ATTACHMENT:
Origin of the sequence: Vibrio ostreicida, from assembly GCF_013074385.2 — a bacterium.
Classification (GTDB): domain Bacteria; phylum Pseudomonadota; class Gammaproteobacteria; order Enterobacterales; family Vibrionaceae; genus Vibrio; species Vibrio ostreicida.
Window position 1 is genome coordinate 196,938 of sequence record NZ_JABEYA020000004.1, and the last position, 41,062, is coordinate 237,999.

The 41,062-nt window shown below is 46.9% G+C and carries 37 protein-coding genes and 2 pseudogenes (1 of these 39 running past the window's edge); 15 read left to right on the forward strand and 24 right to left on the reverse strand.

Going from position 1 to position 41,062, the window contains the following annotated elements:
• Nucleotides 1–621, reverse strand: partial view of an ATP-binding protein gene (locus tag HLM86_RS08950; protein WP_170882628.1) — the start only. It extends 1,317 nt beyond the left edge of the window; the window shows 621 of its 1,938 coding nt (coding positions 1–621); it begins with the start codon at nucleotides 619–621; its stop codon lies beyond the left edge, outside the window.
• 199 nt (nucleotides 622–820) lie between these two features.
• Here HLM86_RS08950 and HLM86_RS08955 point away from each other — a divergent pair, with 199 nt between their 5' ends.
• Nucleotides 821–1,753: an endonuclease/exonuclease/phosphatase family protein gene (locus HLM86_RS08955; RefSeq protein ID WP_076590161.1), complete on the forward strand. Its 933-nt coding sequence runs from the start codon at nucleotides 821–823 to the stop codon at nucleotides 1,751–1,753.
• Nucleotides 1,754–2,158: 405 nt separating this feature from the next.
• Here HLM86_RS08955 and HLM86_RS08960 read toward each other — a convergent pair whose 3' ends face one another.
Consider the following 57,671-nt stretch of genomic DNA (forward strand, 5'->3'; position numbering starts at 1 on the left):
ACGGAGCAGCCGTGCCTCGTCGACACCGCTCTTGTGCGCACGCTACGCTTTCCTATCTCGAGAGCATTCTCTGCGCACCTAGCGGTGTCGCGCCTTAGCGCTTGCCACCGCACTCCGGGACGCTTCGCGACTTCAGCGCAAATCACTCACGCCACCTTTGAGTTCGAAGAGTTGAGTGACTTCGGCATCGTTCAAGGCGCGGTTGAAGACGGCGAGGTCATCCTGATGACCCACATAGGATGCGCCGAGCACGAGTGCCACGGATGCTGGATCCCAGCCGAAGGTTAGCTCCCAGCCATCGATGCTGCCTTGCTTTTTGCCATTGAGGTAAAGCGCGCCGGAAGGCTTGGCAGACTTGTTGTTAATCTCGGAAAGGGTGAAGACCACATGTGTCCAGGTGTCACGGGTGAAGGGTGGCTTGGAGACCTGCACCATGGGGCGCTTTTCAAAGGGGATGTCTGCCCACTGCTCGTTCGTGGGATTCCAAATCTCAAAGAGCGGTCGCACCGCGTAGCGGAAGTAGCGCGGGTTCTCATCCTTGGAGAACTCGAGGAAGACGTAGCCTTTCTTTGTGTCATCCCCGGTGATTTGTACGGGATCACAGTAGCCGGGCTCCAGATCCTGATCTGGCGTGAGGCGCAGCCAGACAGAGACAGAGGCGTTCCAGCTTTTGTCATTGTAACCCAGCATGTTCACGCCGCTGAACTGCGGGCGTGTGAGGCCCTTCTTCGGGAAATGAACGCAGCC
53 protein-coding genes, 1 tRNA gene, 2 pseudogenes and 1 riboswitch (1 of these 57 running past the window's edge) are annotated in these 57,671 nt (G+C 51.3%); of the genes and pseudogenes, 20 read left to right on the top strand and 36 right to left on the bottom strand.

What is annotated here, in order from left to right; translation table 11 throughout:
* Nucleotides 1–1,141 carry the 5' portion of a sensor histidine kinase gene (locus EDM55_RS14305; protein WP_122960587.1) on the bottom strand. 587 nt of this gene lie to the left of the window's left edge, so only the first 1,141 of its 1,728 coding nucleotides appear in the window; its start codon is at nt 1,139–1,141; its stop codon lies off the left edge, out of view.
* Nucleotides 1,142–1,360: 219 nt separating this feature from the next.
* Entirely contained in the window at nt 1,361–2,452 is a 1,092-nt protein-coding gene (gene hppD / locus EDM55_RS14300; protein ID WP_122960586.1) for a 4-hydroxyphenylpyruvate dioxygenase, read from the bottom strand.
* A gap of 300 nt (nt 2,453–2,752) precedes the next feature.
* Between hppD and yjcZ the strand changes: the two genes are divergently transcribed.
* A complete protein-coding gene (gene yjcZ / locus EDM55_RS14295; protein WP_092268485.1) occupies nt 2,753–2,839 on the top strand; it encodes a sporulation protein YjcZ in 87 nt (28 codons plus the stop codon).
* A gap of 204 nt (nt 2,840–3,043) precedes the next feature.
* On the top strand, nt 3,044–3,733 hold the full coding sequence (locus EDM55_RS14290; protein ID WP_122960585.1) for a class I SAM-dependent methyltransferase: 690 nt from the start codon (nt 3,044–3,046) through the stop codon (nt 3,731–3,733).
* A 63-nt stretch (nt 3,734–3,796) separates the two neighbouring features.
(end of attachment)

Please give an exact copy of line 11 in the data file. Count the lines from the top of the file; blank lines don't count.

• Here HLM86_RS08955 and HLM86_RS08960 read toward each other — a convergent pair whose 3' ends face one another.